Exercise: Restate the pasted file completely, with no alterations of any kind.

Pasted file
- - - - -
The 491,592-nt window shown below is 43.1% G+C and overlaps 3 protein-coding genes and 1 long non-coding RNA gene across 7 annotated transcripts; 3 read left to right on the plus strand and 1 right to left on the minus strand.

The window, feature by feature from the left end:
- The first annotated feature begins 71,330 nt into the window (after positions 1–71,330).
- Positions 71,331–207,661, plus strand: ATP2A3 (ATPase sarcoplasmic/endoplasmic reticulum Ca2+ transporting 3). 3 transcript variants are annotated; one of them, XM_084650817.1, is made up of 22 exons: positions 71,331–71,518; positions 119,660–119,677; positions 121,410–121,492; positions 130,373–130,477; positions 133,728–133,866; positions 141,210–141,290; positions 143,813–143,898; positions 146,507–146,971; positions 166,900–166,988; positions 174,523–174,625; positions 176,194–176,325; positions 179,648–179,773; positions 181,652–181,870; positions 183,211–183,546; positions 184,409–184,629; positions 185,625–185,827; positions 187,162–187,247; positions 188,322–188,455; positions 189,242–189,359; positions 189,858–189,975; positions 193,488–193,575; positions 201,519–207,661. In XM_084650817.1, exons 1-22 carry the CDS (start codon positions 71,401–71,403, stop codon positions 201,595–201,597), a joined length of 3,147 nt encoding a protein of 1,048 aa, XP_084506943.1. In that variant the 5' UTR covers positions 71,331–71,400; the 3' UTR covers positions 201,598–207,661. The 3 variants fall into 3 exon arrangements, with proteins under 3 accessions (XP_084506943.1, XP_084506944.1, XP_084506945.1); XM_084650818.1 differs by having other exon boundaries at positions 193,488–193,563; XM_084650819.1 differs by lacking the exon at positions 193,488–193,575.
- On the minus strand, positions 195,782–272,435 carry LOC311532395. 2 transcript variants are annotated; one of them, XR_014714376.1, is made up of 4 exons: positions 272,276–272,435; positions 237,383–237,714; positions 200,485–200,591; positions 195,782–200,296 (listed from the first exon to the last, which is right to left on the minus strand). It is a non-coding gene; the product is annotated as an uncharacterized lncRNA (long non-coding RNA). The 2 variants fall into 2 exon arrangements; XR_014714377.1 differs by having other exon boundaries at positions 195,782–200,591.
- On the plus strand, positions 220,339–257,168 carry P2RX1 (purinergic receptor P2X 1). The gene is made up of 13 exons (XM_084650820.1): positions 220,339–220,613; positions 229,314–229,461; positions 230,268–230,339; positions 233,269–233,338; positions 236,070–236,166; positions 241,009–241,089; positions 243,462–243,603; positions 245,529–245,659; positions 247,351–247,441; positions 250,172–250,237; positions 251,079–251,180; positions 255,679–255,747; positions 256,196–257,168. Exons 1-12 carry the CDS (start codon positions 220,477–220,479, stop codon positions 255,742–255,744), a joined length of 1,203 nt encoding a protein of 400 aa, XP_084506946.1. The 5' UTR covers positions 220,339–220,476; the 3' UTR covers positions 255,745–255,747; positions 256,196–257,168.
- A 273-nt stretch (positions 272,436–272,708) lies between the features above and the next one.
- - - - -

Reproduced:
The 491,592-nt window shown below is 43.1% G+C and overlaps 3 protein-coding genes and 1 long non-coding RNA gene across 7 annotated transcripts; 3 read left to right on the plus strand and 1 right to left on the minus strand.

The window, feature by feature from the left end:
- The first annotated feature begins 71,330 nt into the window (after positions 1–71,330).
- Positions 71,331–207,661, plus strand: ATP2A3 (ATPase sarcoplasmic/endoplasmic reticulum Ca2+ transporting 3). 3 transcript variants are annotated; one of them, XM_084650817.1, is made up of 22 exons: positions 71,331–71,518; positions 119,660–119,677; positions 121,410–121,492; positions 130,373–130,477; positions 133,728–133,866; positions 141,210–141,290; positions 143,813–143,898; positions 146,507–146,971; positions 166,900–166,988; positions 174,523–174,625; positions 176,194–176,325; positions 179,648–179,773; positions 181,652–181,870; positions 183,211–183,546; positions 184,409–184,629; positions 185,625–185,827; positions 187,162–187,247; positions 188,322–188,455; positions 189,242–189,359; positions 189,858–189,975; positions 193,488–193,575; positions 201,519–207,661. In XM_084650817.1, exons 1-22 carry the CDS (start codon positions 71,401–71,403, stop codon positions 201,595–201,597), a joined length of 3,147 nt encoding a protein of 1,048 aa, XP_084506943.1. In that variant the 5' UTR covers positions 71,331–71,400; the 3' UTR covers positions 201,598–207,661. The 3 variants fall into 3 exon arrangements, with proteins under 3 accessions (XP_084506943.1, XP_084506944.1, XP_084506945.1); XM_084650818.1 differs by having other exon boundaries at positions 193,488–193,563; XM_084650819.1 differs by lacking the exon at positions 193,488–193,575.
- On the minus strand, positions 195,782–272,435 carry LOC311532395. 2 transcript variants are annotated; one of them, XR_014714376.1, is made up of 4 exons: positions 272,276–272,435; positions 237,383–237,714; positions 200,485–200,591; positions 195,782–200,296 (listed from the first exon to the last, which is right to left on the minus strand). It is a non-coding gene; the product is annotated as an uncharacterized lncRNA (long non-coding RNA). The 2 variants fall into 2 exon arrangements; XR_014714377.1 differs by having other exon boundaries at positions 195,782–200,591.
- On the plus strand, positions 220,339–257,168 carry P2RX1 (purinergic receptor P2X 1). The gene is made up of 13 exons (XM_084650820.1): positions 220,339–220,613; positions 229,314–229,461; positions 230,268–230,339; positions 233,269–233,338; positions 236,070–236,166; positions 241,009–241,089; positions 243,462–243,603; positions 245,529–245,659; positions 247,351–247,441; positions 250,172–250,237; positions 251,079–251,180; positions 255,679–255,747; positions 256,196–257,168. Exons 1-12 carry the CDS (start codon positions 220,477–220,479, stop codon positions 255,742–255,744), a joined length of 1,203 nt encoding a protein of 400 aa, XP_084506946.1. The 5' UTR covers positions 220,339–220,476; the 3' UTR covers positions 255,745–255,747; positions 256,196–257,168.
- A 273-nt stretch (positions 272,436–272,708) lies between the features above and the next one.